Contract Law is probably the most complex within employment law. How many of us really understand contractual law but have signed a few during our career? How many of us actually read the small print? Do you really understand the different clauses and what you are agreeing to?
Let me make it clear from the outset – I’m not an employment lawyer or claim to be an expert in contractual law, my background is in Human Resources as a specialist recruiter. I am familiar with the different types of contracts, clauses and terms that would be well worth understanding before you sign any agreement.
There are many different types of contracts relating to the employer / employee relationship – permanent contracts, fixed term contracts, casual contracts, zero hour contracts, part time or job share contracts and many other variations. It’s also worth noting there’s a distinction between a “contract of services” which refers to a contract of employment as an employee and “contract for services” which usually refers to a contractor or freelance worker.
There are many factors to consider when you are deciding whether to accept the terms of employment and the following points are just a few of them (it’s not an exhaustive list) – these points are intended as a guide and a prompt for further investigation and research.
We don’t need to tell you that this is probably the most important consideration for the majority of candidates even before they apply for a new job. As a candidate you’ll be comparing your current pay and benefits to the new salary and you’ll be most likely taking into consideration other factors like your current financial commitments, mortgage payments, rent, loans, life style etc.
When is pay day? This is another important consideration when you are planning your finances. When are you paid? This may be important if all your direct debits are set up according to your current pay day and it may have an effect on your cash flow. In the past I’ve been paid monthly on the 15th, 20th and 31st of the month.
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What are the benefits? Is there a Pension scheme, Health Insurance, Gym Membership or Life Assurance? Did you know if you are offered a fixed term contract you should either have a similar compensation package as an equivalent permanent incumbent or be compensated by a “cash” equivalent? Employers must not treat employees on a fixed term contract less favourably than a permanent employee doing the same or largely the same job unless the employer can show that there are good business reasons (often known as “objective justification”). It’s similar for a part time workers contract, which is regulated by the Part-time Workers (Prevention of Less Favourable Treatment) Regulations 2000.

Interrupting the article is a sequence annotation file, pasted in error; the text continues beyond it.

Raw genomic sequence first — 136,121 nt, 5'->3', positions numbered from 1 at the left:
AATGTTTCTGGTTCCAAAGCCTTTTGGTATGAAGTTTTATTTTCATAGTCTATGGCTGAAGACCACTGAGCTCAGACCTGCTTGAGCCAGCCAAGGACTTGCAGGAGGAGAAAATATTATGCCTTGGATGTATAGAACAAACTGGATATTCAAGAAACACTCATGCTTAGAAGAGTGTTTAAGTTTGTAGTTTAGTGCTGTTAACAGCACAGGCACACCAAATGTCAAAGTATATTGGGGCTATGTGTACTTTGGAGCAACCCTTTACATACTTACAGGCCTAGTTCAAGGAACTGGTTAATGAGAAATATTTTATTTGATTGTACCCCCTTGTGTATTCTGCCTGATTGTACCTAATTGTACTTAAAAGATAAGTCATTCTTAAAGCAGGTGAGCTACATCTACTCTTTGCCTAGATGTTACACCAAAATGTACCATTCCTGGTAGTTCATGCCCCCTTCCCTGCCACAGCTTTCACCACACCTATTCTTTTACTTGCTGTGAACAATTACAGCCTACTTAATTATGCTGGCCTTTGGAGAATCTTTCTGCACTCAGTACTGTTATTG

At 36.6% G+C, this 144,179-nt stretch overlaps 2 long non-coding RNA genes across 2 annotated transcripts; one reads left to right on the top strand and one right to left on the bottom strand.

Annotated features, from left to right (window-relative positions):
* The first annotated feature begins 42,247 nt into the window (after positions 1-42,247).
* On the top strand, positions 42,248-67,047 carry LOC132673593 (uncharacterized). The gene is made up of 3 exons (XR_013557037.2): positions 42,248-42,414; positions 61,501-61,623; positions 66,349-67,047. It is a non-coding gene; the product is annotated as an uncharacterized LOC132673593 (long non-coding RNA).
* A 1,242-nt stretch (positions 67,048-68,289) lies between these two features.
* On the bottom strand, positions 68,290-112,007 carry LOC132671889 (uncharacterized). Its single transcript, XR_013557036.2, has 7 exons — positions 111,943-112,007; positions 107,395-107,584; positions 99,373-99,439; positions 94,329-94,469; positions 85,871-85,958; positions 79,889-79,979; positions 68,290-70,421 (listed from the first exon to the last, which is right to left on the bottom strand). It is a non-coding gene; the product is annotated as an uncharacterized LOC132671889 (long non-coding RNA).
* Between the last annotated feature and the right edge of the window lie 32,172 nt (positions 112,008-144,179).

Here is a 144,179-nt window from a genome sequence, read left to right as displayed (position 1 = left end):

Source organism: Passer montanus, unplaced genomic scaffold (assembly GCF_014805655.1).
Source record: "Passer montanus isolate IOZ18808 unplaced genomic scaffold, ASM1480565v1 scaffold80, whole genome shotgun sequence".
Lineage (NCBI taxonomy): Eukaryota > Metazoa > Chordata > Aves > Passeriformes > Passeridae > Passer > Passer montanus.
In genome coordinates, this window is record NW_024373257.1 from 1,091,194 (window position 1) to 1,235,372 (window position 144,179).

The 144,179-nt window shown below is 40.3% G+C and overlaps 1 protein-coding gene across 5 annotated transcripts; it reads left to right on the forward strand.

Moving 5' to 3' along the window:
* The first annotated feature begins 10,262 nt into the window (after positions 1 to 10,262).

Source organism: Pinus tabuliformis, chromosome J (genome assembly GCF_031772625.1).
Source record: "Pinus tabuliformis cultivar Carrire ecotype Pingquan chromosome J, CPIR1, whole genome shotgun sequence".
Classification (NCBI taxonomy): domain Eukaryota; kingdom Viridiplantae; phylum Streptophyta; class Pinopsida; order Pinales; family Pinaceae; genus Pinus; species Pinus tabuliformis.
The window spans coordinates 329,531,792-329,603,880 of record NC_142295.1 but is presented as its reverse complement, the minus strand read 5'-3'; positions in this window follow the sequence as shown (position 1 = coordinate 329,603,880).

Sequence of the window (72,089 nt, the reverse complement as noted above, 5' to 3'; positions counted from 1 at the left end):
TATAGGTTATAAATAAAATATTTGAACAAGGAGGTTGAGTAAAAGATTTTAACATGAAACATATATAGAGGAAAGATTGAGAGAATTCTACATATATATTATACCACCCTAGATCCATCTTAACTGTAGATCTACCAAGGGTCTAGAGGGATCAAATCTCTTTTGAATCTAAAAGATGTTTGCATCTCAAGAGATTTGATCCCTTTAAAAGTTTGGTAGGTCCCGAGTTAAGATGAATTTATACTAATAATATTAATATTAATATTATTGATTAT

A lot of candidates neglect to properly calculate their total compensation when they are considering accepting another contract (permanent or fixed term). This is a really important consideration – you must work out the cost of each benefit in your current contract and compare this with the new total rewards package for the new contract (Pension, Health Insurance, Life Assurance, Holidays, Bonus, etc.)
In my experience some candidates only look at their basic pay and compare this with the new salary offered. This is a big mistake and could be a costly one if you don’t spend the time working out how much your total compensation is worth. For example, if the basic salary is £30k and your current pension is 10% (employer contribution) this is worth an additional £3k. If your current holiday entitlement is 30 days and the new contract has an entitlement of 25 days again you’ll want to consider this difference carefully and how important this factor is to your current life style.
As an in-house recruiter I’ve always worked closely with the HR Business Partners – rather than working in isolation, which has given me a deeper, broader understanding of employment law, employee relations and people management. I’ve also been involved in several business transformations, organisational design projects, job mapping exercises and job architectures during my career history.